Not my normal instinct first thing in the morning, but I figured, sure, why not? Sounds like a plan. Any place with coffee would work.
I did a quick Google search for "breakfast" in my area and decided to try Sunnyside-Up Cafe. It sounded like a tasty place to eat, although I couldn't for the life of me picture it in my head. Not surprising though, since I have zero sense of direction and can seldom picture any place in my head, let alone a place I've never been.
So naturally, as I forged on down the road into the great unknown... my inner nay-sayer started having second thoughts.
"Maybe I should go somewhere I've already been to... and know I'll like."
"What if I hate their food?"
"What if it's weird there? Not my style?"
"Why don't I just go somewhere I've been before? What's so great about trying something new anyway?"
Then I told myself to take a chill-pill, relax, and just go try it. What's the worst that could happen? Better yet, what if I actually like it?
Onward I went...
Turns out, it's a great restaurant! Yum yum! Friendly people, excellent food. I'm definitely going back. :) Goes to show that trying something new doesn't have to be intimidating and scary!
I've been reading The 4-Hour Workweek, by Tim Ferriss, which is a really neat book, by the way. Anyway, he asked: "What would you do if you woke up this morning and had $100,000,000 in your bank account?" I was reading this at work, on my break, and my knee-jerk reaction was, "Well, I sure wouldn't be sitting here!" Lol. Basically, his point was, if you could disconnect making money from the time you normally spend making said money, what would you really want to be doing with your time?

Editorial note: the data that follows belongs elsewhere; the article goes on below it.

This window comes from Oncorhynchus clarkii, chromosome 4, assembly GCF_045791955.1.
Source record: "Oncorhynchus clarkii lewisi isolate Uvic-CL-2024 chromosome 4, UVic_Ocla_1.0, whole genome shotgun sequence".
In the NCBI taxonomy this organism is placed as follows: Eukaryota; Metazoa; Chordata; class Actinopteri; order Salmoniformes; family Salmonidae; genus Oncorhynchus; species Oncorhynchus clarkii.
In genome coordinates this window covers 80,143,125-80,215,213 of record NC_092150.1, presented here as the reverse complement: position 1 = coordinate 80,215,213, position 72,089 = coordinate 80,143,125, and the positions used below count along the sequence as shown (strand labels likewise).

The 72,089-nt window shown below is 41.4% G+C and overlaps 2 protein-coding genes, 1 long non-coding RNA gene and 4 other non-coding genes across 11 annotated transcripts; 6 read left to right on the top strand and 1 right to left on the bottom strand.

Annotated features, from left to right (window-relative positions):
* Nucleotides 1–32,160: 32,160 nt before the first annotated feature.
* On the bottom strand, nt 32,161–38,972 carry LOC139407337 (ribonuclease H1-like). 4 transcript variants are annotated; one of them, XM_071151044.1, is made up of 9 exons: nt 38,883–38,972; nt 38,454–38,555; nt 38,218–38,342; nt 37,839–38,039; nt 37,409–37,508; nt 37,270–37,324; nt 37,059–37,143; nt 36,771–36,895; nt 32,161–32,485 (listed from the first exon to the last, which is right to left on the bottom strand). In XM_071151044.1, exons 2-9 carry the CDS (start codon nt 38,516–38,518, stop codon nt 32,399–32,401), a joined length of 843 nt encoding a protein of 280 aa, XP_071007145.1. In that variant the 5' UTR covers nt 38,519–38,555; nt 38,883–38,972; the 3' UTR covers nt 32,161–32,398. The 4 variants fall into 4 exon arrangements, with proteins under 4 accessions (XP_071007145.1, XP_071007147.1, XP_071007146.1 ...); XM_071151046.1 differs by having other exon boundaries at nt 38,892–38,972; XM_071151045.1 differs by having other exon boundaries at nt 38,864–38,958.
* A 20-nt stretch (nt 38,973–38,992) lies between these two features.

So I let my imagination roam free...
(assuming that I could break the time-space continuum and not have any unwanted travel time...)
I'd roll over and go back to sleep until I felt rested. Then I'd fly to the South of France and dip my toes in the warm water. Next I'd sit in a French cafe and eat a croissant and coffee and watch the people walk by.
Next I'd take a train over to Italy and put my toes in the water there. I'd photograph the great Coliseum and take a gondola ride in Venice.
After that, I'd hop a boat to Greece and eat... Greek food... for lunch. Maybe I'd take a nap then.